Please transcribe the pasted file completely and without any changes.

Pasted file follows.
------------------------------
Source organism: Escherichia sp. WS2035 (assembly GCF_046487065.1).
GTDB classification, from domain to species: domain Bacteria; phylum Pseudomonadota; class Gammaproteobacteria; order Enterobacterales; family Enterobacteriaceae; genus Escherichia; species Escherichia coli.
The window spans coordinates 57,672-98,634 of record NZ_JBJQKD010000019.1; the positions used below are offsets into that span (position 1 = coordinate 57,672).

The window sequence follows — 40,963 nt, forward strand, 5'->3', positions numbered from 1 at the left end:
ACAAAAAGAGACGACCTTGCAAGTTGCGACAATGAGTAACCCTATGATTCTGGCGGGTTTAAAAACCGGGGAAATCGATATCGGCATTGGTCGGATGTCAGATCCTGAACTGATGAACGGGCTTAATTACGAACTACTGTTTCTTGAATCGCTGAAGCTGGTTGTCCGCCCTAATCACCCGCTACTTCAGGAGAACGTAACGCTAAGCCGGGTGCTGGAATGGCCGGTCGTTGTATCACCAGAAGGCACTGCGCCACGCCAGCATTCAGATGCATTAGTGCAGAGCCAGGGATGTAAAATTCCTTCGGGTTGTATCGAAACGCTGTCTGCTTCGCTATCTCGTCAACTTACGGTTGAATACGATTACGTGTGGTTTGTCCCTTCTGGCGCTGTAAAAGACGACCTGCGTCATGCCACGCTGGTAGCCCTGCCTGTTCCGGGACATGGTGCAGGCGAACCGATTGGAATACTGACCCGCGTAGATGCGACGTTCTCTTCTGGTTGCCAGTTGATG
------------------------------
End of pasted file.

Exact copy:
Source organism: Escherichia sp. WS2035 (assembly GCF_046487065.1).
GTDB classification, from domain to species: domain Bacteria; phylum Pseudomonadota; class Gammaproteobacteria; order Enterobacterales; family Enterobacteriaceae; genus Escherichia; species Escherichia coli.
The window spans coordinates 57,672-98,634 of record NZ_JBJQKD010000019.1; the positions used below are offsets into that span (position 1 = coordinate 57,672).

The window sequence follows — 40,963 nt, forward strand, 5'->3', positions numbered from 1 at the left end:
ACAAAAAGAGACGACCTTGCAAGTTGCGACAATGAGTAACCCTATGATTCTGGCGGGTTTAAAAACCGGGGAAATCGATATCGGCATTGGTCGGATGTCAGATCCTGAACTGATGAACGGGCTTAATTACGAACTACTGTTTCTTGAATCGCTGAAGCTGGTTGTCCGCCCTAATCACCCGCTACTTCAGGAGAACGTAACGCTAAGCCGGGTGCTGGAATGGCCGGTCGTTGTATCACCAGAAGGCACTGCGCCACGCCAGCATTCAGATGCATTAGTGCAGAGCCAGGGATGTAAAATTCCTTCGGGTTGTATCGAAACGCTGTCTGCTTCGCTATCTCGTCAACTTACGGTTGAATACGATTACGTGTGGTTTGTCCCTTCTGGCGCTGTAAAAGACGACCTGCGTCATGCCACGCTGGTAGCCCTGCCTGTTCCGGGACATGGTGCAGGCGAACCGATTGGAATACTGACCCGCGTAGATGCGACGTTCTCTTCTGGTTGCCAGTTGATG